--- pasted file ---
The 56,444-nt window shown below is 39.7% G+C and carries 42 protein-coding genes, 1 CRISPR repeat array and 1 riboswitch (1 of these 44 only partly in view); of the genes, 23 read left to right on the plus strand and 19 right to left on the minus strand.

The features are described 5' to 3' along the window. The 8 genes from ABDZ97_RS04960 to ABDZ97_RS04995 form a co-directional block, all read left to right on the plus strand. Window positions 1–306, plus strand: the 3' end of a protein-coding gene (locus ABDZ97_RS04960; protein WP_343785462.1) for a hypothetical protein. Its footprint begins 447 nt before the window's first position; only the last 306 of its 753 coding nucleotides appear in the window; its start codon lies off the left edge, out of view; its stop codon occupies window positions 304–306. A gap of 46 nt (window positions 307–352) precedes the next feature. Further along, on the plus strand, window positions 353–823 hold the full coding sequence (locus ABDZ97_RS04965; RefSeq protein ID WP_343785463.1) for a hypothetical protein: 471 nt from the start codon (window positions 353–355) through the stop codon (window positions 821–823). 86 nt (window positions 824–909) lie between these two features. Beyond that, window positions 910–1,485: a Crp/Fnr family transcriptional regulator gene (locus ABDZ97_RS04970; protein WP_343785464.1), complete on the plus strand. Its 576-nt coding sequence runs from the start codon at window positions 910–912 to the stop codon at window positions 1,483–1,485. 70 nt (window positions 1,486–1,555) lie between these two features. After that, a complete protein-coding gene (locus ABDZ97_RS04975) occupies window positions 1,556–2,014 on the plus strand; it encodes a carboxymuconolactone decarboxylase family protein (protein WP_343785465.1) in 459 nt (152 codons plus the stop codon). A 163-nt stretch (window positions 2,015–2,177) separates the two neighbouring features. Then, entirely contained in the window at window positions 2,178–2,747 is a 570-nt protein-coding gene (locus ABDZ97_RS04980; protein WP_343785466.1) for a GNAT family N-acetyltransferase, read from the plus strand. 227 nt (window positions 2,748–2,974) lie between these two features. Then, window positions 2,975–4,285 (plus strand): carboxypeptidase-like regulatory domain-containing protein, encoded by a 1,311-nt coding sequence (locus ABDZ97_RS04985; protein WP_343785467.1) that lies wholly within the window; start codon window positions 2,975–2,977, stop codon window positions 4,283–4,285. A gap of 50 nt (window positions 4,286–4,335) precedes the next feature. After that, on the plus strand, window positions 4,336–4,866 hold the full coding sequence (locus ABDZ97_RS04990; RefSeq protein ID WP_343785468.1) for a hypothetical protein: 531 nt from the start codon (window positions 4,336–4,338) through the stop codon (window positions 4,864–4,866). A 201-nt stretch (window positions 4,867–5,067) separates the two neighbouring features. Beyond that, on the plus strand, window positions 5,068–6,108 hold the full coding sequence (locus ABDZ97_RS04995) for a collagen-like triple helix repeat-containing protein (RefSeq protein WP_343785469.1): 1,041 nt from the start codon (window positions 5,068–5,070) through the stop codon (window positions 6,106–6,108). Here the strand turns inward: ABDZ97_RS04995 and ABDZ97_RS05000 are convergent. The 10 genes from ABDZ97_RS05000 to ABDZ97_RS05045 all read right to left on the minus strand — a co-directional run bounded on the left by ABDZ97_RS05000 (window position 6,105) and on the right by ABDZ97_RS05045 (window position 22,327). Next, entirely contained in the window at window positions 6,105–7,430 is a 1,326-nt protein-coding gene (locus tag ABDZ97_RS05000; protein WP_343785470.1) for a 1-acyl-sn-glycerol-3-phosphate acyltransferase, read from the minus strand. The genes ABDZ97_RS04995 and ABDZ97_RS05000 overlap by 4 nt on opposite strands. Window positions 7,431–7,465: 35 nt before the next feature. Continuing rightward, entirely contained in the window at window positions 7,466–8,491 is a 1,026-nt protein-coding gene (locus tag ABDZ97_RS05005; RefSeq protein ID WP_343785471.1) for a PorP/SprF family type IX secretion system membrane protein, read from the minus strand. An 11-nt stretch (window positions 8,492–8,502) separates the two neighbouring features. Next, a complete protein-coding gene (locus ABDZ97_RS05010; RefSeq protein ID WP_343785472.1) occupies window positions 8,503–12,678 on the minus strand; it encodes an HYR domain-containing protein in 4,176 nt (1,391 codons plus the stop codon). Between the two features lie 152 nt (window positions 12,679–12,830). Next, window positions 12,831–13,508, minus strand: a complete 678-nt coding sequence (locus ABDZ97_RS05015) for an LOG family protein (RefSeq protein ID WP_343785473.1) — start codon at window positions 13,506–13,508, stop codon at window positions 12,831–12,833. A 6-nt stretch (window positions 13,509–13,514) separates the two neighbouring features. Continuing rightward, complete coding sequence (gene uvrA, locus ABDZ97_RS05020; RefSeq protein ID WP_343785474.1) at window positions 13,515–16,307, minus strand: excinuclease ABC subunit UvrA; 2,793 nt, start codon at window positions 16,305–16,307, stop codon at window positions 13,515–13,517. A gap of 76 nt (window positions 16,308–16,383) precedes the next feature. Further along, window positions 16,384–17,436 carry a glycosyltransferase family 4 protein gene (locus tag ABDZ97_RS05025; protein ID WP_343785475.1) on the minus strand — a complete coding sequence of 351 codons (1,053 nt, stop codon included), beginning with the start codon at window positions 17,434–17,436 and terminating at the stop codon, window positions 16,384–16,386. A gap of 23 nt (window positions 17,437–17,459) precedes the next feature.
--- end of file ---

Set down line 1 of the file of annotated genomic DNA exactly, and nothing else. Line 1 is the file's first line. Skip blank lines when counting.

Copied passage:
The 56,444-nt window shown below is 39.7% G+C and carries 42 protein-coding genes, 1 CRISPR repeat array and 1 riboswitch (1 of these 44 only partly in view); of the genes, 23 read left to right on the plus strand and 19 right to left on the minus strand.